Health documents 

As for documents from the mutual, it all depends on the organisation in charge of the files. Should you not find the dates on the contracts, do not hesitate to contact the mutual where the deceased was registered. As for health insurance documents, they should be kept for 2 years. 

 

Documents regarding the vehicle 

Keep all fines and tickets for 2 years. As for the car itself, the purchase and repair invoices should be kept if you inherit from the car and decide to keep it. Otherwise, you should keep them for 2 years after selling the car.

You should also note that if you inherit from a vehicle, you should receive the ad hoc documents allowing you to sell it or to have it registered under your name.

 

Tax documents 

Finally, income tax returns should be kept for 3 years, starting from the last taxation year. If the deceased was subject to any property or housing tax, please keep the related documents for 1 year (3 if there were waivers).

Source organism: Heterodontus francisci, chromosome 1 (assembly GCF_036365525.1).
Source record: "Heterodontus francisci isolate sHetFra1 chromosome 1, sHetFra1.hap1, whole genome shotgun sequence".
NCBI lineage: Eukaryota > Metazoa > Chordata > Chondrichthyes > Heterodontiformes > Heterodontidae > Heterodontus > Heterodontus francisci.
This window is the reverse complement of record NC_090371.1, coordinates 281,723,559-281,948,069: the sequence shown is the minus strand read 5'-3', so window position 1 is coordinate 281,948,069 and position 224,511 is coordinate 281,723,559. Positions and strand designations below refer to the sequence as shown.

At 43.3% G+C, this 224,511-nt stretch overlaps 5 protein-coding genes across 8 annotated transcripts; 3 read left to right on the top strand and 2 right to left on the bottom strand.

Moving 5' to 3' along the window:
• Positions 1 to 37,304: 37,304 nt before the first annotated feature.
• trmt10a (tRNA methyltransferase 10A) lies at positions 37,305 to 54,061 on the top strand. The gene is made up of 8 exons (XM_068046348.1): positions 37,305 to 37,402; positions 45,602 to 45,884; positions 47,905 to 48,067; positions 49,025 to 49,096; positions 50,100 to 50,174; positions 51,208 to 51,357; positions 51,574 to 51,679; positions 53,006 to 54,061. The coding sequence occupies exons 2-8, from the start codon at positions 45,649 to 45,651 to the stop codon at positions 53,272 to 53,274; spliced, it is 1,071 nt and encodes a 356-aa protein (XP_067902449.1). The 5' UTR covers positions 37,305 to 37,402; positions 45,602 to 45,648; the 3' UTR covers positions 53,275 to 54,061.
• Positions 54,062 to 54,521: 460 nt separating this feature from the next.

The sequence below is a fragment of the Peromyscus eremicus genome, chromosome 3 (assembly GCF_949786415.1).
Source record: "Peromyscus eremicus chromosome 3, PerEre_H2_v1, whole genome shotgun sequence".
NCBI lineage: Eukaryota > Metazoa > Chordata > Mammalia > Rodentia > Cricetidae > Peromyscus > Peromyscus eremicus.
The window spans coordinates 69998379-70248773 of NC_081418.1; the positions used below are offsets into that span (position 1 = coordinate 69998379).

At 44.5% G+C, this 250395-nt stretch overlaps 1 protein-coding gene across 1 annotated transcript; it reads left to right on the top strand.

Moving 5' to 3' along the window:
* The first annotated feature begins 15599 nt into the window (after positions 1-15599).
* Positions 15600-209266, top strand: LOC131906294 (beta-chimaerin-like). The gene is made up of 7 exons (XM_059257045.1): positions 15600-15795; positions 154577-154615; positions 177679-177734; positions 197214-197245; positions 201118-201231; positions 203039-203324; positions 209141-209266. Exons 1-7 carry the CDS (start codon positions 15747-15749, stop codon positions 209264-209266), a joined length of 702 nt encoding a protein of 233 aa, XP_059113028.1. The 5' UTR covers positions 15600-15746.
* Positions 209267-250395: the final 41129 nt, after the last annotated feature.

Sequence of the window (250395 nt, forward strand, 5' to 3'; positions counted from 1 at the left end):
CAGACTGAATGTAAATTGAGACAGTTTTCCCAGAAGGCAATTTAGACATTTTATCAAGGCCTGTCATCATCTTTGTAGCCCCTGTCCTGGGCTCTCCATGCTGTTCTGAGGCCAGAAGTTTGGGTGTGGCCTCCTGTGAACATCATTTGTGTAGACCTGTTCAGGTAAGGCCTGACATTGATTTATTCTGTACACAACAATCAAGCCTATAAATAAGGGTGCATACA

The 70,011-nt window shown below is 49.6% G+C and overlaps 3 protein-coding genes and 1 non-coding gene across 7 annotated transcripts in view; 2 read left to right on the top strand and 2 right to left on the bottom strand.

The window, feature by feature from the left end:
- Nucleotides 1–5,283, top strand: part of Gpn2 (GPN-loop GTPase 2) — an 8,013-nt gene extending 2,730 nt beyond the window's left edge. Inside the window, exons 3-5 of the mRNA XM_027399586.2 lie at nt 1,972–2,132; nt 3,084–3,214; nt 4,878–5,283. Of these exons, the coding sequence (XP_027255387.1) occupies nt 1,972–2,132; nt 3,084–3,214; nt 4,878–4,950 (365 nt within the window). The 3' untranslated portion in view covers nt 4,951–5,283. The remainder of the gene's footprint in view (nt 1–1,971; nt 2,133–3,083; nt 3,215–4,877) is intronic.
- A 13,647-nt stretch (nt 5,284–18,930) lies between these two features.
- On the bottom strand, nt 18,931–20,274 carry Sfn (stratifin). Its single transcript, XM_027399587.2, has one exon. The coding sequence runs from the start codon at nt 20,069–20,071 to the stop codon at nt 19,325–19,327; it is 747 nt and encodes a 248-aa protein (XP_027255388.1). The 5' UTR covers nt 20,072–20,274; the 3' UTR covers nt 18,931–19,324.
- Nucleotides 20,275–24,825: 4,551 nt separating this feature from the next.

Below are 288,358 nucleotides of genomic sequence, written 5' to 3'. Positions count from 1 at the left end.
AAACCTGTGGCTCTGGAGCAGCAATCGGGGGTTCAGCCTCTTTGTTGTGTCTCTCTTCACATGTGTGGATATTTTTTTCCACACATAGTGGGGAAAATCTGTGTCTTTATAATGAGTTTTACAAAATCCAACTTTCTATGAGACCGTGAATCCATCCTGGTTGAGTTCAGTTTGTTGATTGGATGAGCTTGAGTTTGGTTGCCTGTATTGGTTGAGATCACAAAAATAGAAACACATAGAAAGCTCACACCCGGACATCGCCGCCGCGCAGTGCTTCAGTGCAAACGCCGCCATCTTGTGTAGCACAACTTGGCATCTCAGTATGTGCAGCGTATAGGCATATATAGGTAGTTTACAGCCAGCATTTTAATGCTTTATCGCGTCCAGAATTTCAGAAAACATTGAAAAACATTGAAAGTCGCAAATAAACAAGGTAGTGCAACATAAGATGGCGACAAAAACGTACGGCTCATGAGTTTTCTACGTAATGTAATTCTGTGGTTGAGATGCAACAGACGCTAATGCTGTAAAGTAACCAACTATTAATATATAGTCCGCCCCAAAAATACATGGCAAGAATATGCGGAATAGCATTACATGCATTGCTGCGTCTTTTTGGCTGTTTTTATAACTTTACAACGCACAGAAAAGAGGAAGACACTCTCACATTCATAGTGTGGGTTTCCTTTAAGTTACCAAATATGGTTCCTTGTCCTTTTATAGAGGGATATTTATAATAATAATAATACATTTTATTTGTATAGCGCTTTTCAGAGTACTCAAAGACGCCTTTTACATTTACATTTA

A few precautions 

This list is certainly not comprehensive. If you have any doubt, you should keep the document rather than throwing it away, even if your cabinet is already full! And if you really wish to empty your drawers, you may also scan the documents. In this way, they will no longer overfill your house and they will always be at hand (and it also makes sure that you have a copy of the document, in case it is lost or stolen). You can keep the scans on a dedicated file in your computer or on a drive. Moreover, having a digital copy of the document might be useful when communicating with several administrative bodies (often via email).

Finally, please note that some of the above-mentioned information/documents may also be safely stored in your Morning Blue Passport. Everyone may upload documents there or enter useful information, which makes life easier for the relatives! Do not hesitate to give it a try (before you get rid of all the papers)!